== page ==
For EVOS, healthful doesn’t necessarily mean low-calorie all the time. The chain’s all-natural chocolate chip and oatmeal cranberry raisin cookies use no artificial ingredients and not even high fructose corn syrup. But they do carry a heftier calorie count.
Lambridis says creating healthier food doesn’t require any special equipment, but it often can mean acquiring better ingredients, which could cost more.
Developing healthful desserts is not difficult from a culinary standpoint, either. Hans Rouillard, a California chef who has worked in both the Disney and Hyatt organizations, says all that’s needed is a little creativity and the ability to make small modifications, such as the baking time in pies or other pastries that use artificial sweeteners instead of sugar.
The problem, he says, is getting customers to try them.
“People inclined to have dessert seem to have a penchant for less-healthy options,” he says. “With dessert being such a small part of the overall menu (8 percent in limited service, according to Technomic), you have to consider the value of making it healthy.”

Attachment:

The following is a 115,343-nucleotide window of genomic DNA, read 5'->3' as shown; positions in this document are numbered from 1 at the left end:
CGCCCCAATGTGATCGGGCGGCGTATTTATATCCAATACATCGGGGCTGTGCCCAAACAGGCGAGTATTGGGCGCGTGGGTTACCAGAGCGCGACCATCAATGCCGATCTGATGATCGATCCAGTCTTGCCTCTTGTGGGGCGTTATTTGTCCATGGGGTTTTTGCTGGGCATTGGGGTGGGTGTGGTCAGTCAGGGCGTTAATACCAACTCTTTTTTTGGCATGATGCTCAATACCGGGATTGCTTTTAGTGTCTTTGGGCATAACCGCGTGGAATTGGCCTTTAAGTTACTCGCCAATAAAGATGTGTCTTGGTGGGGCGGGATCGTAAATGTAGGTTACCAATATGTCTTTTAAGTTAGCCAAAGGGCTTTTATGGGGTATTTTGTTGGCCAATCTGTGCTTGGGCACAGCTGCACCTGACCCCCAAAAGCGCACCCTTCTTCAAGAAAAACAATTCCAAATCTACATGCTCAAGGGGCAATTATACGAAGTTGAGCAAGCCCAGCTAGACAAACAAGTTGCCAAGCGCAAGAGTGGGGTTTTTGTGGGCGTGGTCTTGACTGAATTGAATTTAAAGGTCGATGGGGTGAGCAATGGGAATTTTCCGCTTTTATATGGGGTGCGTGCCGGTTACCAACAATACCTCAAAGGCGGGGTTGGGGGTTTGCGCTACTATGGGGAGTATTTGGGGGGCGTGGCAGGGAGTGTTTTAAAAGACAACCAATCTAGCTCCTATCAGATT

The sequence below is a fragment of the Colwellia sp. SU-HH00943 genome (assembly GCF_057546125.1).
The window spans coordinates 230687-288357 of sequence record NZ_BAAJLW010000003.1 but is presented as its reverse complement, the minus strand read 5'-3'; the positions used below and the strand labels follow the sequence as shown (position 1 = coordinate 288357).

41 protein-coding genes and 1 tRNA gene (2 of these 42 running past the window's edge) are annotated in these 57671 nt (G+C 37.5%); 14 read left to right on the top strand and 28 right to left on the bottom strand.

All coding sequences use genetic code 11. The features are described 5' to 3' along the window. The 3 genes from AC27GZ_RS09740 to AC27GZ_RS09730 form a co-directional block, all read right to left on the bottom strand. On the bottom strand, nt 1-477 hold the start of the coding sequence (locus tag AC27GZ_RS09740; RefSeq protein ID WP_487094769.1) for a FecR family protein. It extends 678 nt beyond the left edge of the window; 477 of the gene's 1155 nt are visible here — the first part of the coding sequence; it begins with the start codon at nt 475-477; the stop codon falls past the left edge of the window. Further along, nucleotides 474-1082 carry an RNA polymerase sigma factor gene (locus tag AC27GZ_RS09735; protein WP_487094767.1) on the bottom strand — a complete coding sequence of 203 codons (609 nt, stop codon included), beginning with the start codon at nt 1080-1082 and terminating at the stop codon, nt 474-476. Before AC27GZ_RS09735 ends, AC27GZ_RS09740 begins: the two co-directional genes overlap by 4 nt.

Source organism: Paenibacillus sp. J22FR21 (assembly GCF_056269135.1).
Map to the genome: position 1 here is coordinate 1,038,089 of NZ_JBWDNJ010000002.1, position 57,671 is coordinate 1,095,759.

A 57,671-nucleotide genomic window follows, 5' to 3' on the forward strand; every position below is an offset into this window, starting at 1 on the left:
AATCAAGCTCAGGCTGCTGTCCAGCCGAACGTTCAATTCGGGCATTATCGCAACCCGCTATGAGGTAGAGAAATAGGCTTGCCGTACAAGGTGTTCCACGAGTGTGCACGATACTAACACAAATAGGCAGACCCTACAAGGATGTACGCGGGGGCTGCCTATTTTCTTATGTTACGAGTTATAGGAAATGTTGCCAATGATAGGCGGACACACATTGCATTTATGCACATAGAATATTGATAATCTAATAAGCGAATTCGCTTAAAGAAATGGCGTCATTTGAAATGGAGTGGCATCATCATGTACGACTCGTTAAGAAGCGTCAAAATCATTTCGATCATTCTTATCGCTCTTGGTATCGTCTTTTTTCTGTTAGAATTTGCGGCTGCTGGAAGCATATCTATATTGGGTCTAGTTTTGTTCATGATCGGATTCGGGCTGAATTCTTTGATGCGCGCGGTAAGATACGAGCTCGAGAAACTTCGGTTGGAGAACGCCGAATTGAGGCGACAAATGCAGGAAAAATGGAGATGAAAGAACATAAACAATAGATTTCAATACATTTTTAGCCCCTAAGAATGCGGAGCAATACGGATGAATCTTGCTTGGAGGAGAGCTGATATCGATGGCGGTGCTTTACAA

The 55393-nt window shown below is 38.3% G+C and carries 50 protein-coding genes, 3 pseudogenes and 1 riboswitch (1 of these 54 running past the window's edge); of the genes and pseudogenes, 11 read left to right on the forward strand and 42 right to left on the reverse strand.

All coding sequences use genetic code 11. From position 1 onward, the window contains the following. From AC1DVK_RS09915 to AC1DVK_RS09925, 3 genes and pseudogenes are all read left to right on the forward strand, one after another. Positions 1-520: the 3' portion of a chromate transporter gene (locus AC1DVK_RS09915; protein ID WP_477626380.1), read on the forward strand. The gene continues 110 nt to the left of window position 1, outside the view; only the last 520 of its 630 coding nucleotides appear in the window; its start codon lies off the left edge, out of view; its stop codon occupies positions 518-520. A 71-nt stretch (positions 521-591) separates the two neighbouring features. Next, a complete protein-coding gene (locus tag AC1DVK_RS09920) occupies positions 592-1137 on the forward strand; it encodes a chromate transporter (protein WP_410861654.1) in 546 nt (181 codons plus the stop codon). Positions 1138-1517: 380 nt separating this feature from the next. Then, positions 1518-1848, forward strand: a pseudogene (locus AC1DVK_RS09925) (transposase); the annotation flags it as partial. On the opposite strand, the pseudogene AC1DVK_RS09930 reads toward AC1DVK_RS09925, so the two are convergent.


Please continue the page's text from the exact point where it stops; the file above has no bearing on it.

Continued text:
One company that has focused on providing healthful, nutritious desserts for years is TCBY, the frozen yogurt chain that has more than 400 units in about 20 countries.
Each frozen yogurt serving provides at least 20 percent of the daily calcium and Vitamin D requirements, plus 12 percent of daily fiber and 8 percent of Vitamin A. That doesn’t include the healthful benefits of probiotics, the live microorganisms that are part of active cultures in yogurt. Studies have indicated that probiotics may help prevent infections, lower blood pressure modestly, and boost the immune system.
“The American consumer is understanding the benefits of yogurt, the attributes that make it good for us,” says Michael Ward, president of TCBY, which stands for The Country’s Best Yogurt. “So, with our frozen yogurt, you don’t have to make a choice, as you do with other products. It is good for you and it tastes incredibly good.”
Ward acknowledges there is a large increase in competition from established and new frozen yogurt chains, including Red Mango and Pinkberry, which feature South Korea–style tart frozen yogurt. However, he says that growth reflects the changing—and more healthful—eating habits of Americans.
“The government over the last five years has been trying to educate us as a people that we tend to be overweight, and that child obesity is a huge issue,” he says. “So, consumers are consciously choosing to cut back on fattening treats.”